The Kitselas First Nation has signed three pipeline deals with the province which will provide it with close to $1 million right away, additional payments which could amount to more than $4 million based on construction and a share of ongoing annual payments should natural gas ever start flowing through them.
The deals are tied to one pipeline, TransCanada’s Coastal GasLink which would serve the LNG Canada facility at Kitimat, and two pipelines destined for the Prince Rupert area – TransCanada’s Prince Rupert Gas Transmission to serve the Pacific NorthWest LNG plant on Lelu Island and Spectra’s Westcoast Connector Gas Transmission to serve Prince Rupert LNG, a BG Group project.
Dollar values of each deal, which are part of an overall provincial pipeline benefits program aimed at First Nations, are based on the number of kilometres a pipeline travels through a particular First Nation’s territory and other factors. The agreements are also meant to provide, says the province, the certainty needed in order for LNG developers to commit to construction.
For each of the three projects, in addition to upfront payments, the Kitselas are to receive payments based on construction – half when construction starts and half when a pipeline goes into operation.
In the case of Coastal GasLink, for example, the upfront payment amounts to $230,000 and construction payments work out to $575,00 when construction starts and $575,000 when the pipeline goes into operation.
The upfront payments were worth 20 per cent of the overall agreements for the Kitselas because they signed before the end of December, 2014.
Had they signed this year, that payment would have been reduced to 15 per cent.
Construction-related payments for the two pipelines bound for Prince Rupert area LNG plants could, however, vary depending upon how close one is built to the other.
Should a portion of one or other of the two pipelines be built within 70 metres of the other, the construction payment will be reduced.
“This considers the reduced impact that additional natural gas pipelines would have on a First Nation’s traditional territory if the pipelines are in close proximity to one another,” stated the province in releasing details.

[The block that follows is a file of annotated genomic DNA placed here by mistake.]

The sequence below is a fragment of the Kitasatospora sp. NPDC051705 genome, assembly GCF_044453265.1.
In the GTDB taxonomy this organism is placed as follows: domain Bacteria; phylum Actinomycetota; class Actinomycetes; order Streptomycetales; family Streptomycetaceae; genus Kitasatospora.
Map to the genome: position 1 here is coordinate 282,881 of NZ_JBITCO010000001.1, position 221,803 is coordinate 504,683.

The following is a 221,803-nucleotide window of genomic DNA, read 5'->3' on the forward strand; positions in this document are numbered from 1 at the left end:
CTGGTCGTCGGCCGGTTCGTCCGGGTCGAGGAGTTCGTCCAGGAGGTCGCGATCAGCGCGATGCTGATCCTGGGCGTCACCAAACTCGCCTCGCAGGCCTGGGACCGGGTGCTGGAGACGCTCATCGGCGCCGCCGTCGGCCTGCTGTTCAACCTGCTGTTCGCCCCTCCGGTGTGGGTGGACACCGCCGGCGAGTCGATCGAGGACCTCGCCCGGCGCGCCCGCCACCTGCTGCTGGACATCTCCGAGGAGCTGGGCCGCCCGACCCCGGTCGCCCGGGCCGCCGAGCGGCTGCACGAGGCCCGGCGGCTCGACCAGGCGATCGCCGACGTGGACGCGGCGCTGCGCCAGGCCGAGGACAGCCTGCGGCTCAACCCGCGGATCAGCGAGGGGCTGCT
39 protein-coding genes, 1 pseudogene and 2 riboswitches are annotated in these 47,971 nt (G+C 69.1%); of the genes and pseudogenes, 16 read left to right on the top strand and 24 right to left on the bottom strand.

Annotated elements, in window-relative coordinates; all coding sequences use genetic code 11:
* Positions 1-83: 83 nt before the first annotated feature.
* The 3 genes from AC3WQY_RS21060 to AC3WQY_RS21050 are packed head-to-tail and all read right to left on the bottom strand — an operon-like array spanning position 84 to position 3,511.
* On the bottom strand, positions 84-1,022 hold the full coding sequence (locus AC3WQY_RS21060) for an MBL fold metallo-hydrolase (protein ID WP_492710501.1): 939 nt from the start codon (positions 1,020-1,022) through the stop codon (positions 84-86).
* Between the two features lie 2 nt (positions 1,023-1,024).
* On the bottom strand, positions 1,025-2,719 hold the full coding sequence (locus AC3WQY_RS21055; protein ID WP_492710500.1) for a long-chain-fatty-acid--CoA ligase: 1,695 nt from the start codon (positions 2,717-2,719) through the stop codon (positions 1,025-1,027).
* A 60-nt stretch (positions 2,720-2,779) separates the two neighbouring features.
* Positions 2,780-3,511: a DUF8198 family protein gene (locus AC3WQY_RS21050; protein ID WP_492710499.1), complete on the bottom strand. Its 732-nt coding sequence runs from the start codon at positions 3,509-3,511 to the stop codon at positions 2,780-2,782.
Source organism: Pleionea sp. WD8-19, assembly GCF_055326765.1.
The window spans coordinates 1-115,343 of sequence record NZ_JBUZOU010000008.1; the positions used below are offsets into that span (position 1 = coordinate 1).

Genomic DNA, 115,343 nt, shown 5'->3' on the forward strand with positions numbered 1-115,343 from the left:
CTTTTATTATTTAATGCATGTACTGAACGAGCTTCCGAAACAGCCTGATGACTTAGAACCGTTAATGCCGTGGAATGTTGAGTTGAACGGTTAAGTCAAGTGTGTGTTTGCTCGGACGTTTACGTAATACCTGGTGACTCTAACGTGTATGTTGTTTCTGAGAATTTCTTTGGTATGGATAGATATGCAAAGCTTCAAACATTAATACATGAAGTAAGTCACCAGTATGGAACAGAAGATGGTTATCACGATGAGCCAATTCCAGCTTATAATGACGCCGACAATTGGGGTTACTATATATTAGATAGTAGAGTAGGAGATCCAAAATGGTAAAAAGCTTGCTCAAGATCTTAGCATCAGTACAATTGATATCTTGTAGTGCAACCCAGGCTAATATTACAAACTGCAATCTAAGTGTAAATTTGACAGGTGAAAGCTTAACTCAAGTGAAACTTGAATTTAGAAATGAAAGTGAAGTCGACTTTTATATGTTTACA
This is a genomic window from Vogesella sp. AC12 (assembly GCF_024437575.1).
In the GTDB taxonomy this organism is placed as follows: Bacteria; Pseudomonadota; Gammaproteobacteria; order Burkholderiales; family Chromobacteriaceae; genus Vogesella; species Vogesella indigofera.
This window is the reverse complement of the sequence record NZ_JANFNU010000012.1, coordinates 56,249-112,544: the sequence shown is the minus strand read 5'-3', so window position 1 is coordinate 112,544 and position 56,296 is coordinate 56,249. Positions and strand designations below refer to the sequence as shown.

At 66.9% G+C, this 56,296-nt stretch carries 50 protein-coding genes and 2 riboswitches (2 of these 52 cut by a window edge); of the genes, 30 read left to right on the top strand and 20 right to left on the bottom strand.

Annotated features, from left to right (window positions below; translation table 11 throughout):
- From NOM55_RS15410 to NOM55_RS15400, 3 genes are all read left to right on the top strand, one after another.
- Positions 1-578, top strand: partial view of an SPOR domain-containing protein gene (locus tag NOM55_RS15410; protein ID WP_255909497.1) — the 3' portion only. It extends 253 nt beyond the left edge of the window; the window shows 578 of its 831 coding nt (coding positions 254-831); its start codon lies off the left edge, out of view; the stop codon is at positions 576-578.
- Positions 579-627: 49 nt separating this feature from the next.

In return for the money, the Kitselas First Nation has agreed to support the projects.
And it has agreed, as long as the province follows through with its obligations, not to “bring any court actions or proceedings that directly or indirectly challenge any government actions in relation to each natural gas pipeline project on the basis that the province has failed to consult or accommodate the Kitselas …” indicates one section of the agreement.
The Kitselas have also agreed not to “support or participate in any acts that frustrate, delay, stop or otherwise physically impede” development of the pipelines.
In an emailed statement, Kitselas chief Joe Bevan said, “it is important to ensure that members of our communities benefit from economic development on land that we have been interconnected with for generations. By partnering with B.C. today, we have secured the assurance that members of the Kitselas First Nation will share in the prosperity of a new LNG export industry in B.C.”
These agreements are also to be outside any land claims treaty signed between the Kitselas and the province.
And once a pipeline is in operation, the Kitselas are to receive a portion of an annual $10 million payment from the province to be divided between all of the First Nations who have traditional territory over which the pipeline crosses.
That amount per First Nation is to be decided between the First Nations by the middle of June or the province will step in and decide the matter.
The Kitselas are already beneficiaries of an earlier provincial benefits agreement tied to the Pacific Trails Pipeline which would serve the Chevron-based Kitimat LNG plant at Kitimat.
These agreements are separate from any economic impact agreements the Kitselas would sign with the pipeline builders themselves.
Late last year, the Kitselas did sign an impacts agreement with Pacific NorthWest LNG, a large plant which would be built on Lelu Island near Prince Rupert, which provided it with an amount upon signing and annual payments.
That was based on historical Kitselas fishing practices in the Skeena River area around Lelu Island. In return, the Kitselas have agreed to support the project which would be supplied by the Prince Rupert Gas Transmission line.